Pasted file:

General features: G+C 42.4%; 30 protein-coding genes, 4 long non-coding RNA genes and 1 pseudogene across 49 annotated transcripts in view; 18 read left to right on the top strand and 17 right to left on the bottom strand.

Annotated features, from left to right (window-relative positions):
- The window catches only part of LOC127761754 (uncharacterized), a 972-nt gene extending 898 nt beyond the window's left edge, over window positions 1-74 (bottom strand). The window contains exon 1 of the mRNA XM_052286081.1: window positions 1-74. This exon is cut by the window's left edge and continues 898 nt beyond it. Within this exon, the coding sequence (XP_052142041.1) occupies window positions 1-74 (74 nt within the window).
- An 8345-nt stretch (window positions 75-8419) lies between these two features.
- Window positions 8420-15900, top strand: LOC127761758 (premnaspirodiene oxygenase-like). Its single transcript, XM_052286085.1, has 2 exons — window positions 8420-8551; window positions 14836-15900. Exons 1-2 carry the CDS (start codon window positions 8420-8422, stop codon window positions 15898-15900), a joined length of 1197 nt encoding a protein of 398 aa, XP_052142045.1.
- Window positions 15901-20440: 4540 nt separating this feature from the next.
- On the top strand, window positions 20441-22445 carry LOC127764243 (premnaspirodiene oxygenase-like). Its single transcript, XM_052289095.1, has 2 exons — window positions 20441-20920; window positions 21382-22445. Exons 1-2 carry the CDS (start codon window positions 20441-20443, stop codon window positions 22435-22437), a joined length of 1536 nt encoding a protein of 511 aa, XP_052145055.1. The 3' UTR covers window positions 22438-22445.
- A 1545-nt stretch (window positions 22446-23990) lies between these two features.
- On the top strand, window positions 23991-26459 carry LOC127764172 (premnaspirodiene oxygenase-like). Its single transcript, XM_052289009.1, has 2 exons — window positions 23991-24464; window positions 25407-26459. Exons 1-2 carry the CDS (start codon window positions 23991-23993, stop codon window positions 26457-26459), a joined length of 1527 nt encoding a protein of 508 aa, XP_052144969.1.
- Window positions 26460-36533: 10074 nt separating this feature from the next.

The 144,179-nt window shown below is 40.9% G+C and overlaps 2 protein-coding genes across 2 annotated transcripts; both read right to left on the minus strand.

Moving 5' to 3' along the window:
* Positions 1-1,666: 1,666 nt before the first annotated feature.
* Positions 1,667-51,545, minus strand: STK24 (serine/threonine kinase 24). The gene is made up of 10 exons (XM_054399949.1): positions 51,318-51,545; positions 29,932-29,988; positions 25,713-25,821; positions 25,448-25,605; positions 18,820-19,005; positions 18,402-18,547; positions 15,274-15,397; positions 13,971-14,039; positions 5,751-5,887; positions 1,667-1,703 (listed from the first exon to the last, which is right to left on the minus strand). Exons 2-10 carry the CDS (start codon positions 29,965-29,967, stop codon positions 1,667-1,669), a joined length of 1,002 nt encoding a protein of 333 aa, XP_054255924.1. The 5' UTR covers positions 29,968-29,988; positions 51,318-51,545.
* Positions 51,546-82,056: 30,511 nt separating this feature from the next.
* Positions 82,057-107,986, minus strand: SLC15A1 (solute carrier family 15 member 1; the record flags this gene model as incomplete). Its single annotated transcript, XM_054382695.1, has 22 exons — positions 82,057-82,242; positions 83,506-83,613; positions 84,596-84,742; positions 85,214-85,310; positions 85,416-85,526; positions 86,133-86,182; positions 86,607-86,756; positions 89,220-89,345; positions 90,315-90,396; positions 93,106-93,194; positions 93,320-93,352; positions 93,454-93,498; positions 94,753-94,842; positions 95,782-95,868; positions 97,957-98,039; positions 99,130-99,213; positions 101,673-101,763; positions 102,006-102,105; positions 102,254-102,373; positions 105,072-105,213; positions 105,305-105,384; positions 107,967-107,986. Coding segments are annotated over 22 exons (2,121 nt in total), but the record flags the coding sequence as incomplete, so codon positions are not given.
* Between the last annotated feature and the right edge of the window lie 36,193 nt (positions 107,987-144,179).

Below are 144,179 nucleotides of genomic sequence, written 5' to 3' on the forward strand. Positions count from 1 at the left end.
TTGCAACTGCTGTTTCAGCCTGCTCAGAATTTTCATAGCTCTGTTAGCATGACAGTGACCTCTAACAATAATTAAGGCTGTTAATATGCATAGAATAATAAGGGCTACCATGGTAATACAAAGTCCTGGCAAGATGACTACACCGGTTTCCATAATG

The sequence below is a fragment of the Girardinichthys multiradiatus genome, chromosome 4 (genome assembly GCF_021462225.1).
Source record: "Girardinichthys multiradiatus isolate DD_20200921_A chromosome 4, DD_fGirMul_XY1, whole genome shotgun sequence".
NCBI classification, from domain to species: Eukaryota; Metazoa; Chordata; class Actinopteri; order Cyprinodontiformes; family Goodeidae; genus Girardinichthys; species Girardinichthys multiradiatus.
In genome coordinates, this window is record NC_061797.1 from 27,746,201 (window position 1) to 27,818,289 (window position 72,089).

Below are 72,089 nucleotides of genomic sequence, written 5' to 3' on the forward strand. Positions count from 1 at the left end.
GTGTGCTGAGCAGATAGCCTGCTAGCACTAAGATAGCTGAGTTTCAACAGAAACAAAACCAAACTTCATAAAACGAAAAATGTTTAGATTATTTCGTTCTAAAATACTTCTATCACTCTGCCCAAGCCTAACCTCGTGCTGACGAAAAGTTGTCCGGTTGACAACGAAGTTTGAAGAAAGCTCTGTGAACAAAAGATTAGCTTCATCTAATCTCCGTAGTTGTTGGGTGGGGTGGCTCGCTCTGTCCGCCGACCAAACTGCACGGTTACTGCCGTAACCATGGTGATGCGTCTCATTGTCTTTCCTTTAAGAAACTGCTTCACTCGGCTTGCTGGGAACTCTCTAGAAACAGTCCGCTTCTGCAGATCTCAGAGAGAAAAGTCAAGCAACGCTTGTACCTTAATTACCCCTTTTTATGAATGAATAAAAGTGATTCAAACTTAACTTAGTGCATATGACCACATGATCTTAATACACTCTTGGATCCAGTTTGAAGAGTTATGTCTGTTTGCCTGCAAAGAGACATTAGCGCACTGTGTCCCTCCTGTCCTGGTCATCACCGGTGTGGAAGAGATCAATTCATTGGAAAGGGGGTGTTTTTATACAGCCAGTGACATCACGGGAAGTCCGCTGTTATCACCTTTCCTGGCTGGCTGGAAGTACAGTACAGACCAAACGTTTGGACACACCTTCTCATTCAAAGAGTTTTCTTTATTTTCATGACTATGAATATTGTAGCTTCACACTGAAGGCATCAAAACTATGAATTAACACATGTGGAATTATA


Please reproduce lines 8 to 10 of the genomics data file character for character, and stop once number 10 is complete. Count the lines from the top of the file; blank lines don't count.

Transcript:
- A 1545-nt stretch (window positions 22446-23990) lies between these two features.
- On the top strand, window positions 23991-26459 carry LOC127764172 (premnaspirodiene oxygenase-like). Its single transcript, XM_052289009.1, has 2 exons — window positions 23991-24464; window positions 25407-26459. Exons 1-2 carry the CDS (start codon window positions 23991-23993, stop codon window positions 26457-26459), a joined length of 1527 nt encoding a protein of 508 aa, XP_052144969.1.
- Window positions 26460-36533: 10074 nt separating this feature from the next.